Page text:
One of Zimbabwe's leading climate scientists, Prof Desmond Manatsa, has won a global prize for his distinguished research work on climate change.
He clinched the "Distinguished Researcher of the Year Award, 2019 in Climate Science Field of Ozone Impacts on the Climate" of the World Research Council.
"The Dean of the Faculty of Science and Engineering, Prof Desmond Manatsa, recently scooped the World Research Peace Award (RULA) for recognition as the best researcher in Ozone Impact on the Climate in the Field of Climate Science for the year 2019, by the World Research Council, India," read part of a Bindura University of Science Education statement.
"Bindura University of Science Education is proud of this achievement and applauds hard work and commitment among its members. Congratulations, Makorokoto."
The World Peace Award recognises distinguished contributions in the subject area of high potential global impact through a thorough review of published work, open source contribution and pedagogy among other academic attributes.
PEACE is a foundation in the Far East.
The award is based on high impact publications in the field that are determined by citations received against those publications.
The award includes a plaque, trophy and citation, including a lifetime free membership to the foundation. The award was presented to Prof Manatsa by Syed Abuthahir, president of World Research Council. Prof Manatsa's award-winning research was related to the lower stratospheric impacts on the El Niño/Southern Oscillation (ENSO), a phenomenon in the Pacific Ocean which is the most prominent source of global climate changes.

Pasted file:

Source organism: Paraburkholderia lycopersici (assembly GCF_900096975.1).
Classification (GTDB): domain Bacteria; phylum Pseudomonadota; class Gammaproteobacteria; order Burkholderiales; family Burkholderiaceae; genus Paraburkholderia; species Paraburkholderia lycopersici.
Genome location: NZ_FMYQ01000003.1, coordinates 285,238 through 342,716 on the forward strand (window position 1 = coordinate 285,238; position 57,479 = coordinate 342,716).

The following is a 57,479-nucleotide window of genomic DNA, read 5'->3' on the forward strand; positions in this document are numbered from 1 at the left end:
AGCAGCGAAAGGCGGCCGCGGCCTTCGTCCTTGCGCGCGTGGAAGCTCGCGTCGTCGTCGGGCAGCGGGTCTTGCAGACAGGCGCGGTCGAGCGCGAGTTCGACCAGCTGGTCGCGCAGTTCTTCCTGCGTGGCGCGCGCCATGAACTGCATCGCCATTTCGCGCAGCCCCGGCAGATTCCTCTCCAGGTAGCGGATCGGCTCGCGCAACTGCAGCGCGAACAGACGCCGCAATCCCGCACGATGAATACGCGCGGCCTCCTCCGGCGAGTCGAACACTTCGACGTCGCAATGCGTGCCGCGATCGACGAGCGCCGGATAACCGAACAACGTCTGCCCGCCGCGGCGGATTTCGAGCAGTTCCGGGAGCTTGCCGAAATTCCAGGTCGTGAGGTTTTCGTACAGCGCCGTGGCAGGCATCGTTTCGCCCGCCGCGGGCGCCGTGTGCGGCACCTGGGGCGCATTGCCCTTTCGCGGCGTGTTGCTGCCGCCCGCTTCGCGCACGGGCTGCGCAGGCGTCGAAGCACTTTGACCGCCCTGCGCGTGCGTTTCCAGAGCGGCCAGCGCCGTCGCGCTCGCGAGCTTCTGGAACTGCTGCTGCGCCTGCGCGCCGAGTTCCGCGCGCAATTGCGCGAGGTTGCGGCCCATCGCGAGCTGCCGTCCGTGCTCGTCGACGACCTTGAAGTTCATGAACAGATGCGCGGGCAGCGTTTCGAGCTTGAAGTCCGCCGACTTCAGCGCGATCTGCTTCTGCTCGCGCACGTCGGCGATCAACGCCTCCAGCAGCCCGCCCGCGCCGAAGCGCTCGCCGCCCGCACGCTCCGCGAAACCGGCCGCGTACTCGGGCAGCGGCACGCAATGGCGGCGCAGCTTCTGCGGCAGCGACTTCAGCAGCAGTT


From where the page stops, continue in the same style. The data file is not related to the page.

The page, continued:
His research basically speaks about the physics involved, which could lead to better rainfall and temperature predictions of a long- term nature.
His research on the impact of the ozone on the climate dates back to his PhD days when he researched on the ozone hole's impact on the climate of Southern Africa when he was studying at Tokyo University in Japan. The results of this research were published in the journal Nature, the number one global journal in Geosciences. In simple terms, ozone is a shield high in the sky protecting us from potentially lethal solar radiation.
Prof Manatsa and his team found that when the ozone hole develops in certain seasons, temperatures are observed to rise significantly and while drying the region.
But when the "ozone hole" fills up considerably, the sub-region becomes cooler and wetter. These novel findings constitute the strongest evidence yet that ozone has a significant direct impact on climate in Southern Africa.
Prof Manatsa studied at the University of Cape Town in South Africa and Russian State University of Hydrometeorology, where he graduated with top honours.
"It's quite a great pleasure to receive such a prestigious international award," he told The Herald in an interview. It really shows what we Zimbabweans are capable of achieving even under tough economic conditions. If resources are not constraining then the sky is the limit for Zimbabweans.
"I just want to encourage my fellow academics to also navigate the international waters. Our intellect matches international standards. These international awards speak for themselves."
Recently, he and his colleague, Prof Geoffrey Mukwada of the University of Free State, made a startling discovery when they revealed the existence of an ozone hole over South Africa that is centred above the Free State Province. These findings were published in the journal Frontiers in Earth Science.
Prof Manatsa is the Dean of the Faculty of Science and Engineering at Bindura University of Science Education and chairman of Africa Alliance for Disaster Risk Institutions (AADRI), an affiliate of Japan-based Global Alliance for Disaster Risk Institutions (GADRI).